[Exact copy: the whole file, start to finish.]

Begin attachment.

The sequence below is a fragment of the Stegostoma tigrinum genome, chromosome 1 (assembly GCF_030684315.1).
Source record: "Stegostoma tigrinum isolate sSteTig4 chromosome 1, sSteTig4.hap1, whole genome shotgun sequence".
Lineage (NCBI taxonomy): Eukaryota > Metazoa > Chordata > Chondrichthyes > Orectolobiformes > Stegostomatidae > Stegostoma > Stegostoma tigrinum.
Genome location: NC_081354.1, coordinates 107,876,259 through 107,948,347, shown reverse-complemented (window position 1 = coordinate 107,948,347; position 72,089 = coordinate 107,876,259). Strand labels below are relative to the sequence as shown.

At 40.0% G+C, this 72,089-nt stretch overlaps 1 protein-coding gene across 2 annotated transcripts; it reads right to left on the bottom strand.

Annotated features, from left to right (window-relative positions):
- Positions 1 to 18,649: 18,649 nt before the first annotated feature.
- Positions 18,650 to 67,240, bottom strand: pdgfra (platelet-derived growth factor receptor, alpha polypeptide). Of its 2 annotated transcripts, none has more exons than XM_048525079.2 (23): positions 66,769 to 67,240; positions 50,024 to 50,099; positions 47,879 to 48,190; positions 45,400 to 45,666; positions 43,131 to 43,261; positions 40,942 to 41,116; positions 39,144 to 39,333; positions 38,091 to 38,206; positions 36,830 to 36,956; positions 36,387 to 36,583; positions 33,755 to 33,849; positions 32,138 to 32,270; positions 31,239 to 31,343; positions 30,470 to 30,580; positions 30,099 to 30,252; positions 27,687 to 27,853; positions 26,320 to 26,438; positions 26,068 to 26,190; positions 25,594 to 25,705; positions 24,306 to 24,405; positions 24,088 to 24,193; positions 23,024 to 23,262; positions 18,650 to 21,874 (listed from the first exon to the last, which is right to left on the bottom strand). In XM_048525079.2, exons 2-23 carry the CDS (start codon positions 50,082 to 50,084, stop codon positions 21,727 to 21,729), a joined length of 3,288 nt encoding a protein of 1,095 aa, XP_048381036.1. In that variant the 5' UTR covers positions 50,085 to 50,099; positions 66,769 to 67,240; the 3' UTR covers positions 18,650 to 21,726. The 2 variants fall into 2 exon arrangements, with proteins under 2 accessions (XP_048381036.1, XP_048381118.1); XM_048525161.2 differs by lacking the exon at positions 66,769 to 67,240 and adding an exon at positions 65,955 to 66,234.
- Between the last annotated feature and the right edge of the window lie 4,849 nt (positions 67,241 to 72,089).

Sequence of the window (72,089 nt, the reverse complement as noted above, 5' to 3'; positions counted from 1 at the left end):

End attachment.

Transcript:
The sequence below is a fragment of the Stegostoma tigrinum genome, chromosome 1 (assembly GCF_030684315.1).
Source record: "Stegostoma tigrinum isolate sSteTig4 chromosome 1, sSteTig4.hap1, whole genome shotgun sequence".
Lineage (NCBI taxonomy): Eukaryota > Metazoa > Chordata > Chondrichthyes > Orectolobiformes > Stegostomatidae > Stegostoma > Stegostoma tigrinum.
Genome location: NC_081354.1, coordinates 107,876,259 through 107,948,347, shown reverse-complemented (window position 1 = coordinate 107,948,347; position 72,089 = coordinate 107,876,259). Strand labels below are relative to the sequence as shown.

At 40.0% G+C, this 72,089-nt stretch overlaps 1 protein-coding gene across 2 annotated transcripts; it reads right to left on the bottom strand.

Annotated features, from left to right (window-relative positions):
- Positions 1 to 18,649: 18,649 nt before the first annotated feature.
- Positions 18,650 to 67,240, bottom strand: pdgfra (platelet-derived growth factor receptor, alpha polypeptide). Of its 2 annotated transcripts, none has more exons than XM_048525079.2 (23): positions 66,769 to 67,240; positions 50,024 to 50,099; positions 47,879 to 48,190; positions 45,400 to 45,666; positions 43,131 to 43,261; positions 40,942 to 41,116; positions 39,144 to 39,333; positions 38,091 to 38,206; positions 36,830 to 36,956; positions 36,387 to 36,583; positions 33,755 to 33,849; positions 32,138 to 32,270; positions 31,239 to 31,343; positions 30,470 to 30,580; positions 30,099 to 30,252; positions 27,687 to 27,853; positions 26,320 to 26,438; positions 26,068 to 26,190; positions 25,594 to 25,705; positions 24,306 to 24,405; positions 24,088 to 24,193; positions 23,024 to 23,262; positions 18,650 to 21,874 (listed from the first exon to the last, which is right to left on the bottom strand). In XM_048525079.2, exons 2-23 carry the CDS (start codon positions 50,082 to 50,084, stop codon positions 21,727 to 21,729), a joined length of 3,288 nt encoding a protein of 1,095 aa, XP_048381036.1. In that variant the 5' UTR covers positions 50,085 to 50,099; positions 66,769 to 67,240; the 3' UTR covers positions 18,650 to 21,726. The 2 variants fall into 2 exon arrangements, with proteins under 2 accessions (XP_048381036.1, XP_048381118.1); XM_048525161.2 differs by lacking the exon at positions 66,769 to 67,240 and adding an exon at positions 65,955 to 66,234.
- Between the last annotated feature and the right edge of the window lie 4,849 nt (positions 67,241 to 72,089).

Sequence of the window (72,089 nt, the reverse complement as noted above, 5' to 3'; positions counted from 1 at the left end):